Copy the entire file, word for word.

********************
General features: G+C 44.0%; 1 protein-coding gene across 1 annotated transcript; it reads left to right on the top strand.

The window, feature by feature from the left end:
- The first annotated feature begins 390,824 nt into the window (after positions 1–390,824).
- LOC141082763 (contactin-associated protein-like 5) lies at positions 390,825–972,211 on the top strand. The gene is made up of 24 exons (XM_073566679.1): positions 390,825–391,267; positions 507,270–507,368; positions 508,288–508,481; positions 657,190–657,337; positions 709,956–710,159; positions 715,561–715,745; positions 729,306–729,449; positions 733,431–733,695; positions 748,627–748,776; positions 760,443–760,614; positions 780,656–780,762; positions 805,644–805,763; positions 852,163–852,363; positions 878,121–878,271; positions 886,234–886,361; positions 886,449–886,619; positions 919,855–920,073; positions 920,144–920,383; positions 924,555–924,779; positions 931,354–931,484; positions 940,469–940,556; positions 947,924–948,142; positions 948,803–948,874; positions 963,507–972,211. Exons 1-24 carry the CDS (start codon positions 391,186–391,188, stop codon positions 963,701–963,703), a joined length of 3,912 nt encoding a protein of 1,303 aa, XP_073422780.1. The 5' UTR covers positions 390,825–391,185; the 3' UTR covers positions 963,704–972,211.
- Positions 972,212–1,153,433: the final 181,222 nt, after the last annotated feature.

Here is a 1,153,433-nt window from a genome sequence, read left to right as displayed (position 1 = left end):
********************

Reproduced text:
General features: G+C 44.0%; 1 protein-coding gene across 1 annotated transcript; it reads left to right on the top strand.

The window, feature by feature from the left end:
- The first annotated feature begins 390,824 nt into the window (after positions 1–390,824).
- LOC141082763 (contactin-associated protein-like 5) lies at positions 390,825–972,211 on the top strand. The gene is made up of 24 exons (XM_073566679.1): positions 390,825–391,267; positions 507,270–507,368; positions 508,288–508,481; positions 657,190–657,337; positions 709,956–710,159; positions 715,561–715,745; positions 729,306–729,449; positions 733,431–733,695; positions 748,627–748,776; positions 760,443–760,614; positions 780,656–780,762; positions 805,644–805,763; positions 852,163–852,363; positions 878,121–878,271; positions 886,234–886,361; positions 886,449–886,619; positions 919,855–920,073; positions 920,144–920,383; positions 924,555–924,779; positions 931,354–931,484; positions 940,469–940,556; positions 947,924–948,142; positions 948,803–948,874; positions 963,507–972,211. Exons 1-24 carry the CDS (start codon positions 391,186–391,188, stop codon positions 963,701–963,703), a joined length of 3,912 nt encoding a protein of 1,303 aa, XP_073422780.1. The 5' UTR covers positions 390,825–391,185; the 3' UTR covers positions 963,704–972,211.
- Positions 972,212–1,153,433: the final 181,222 nt, after the last annotated feature.

Here is a 1,153,433-nt window from a genome sequence, read left to right as displayed (position 1 = left end):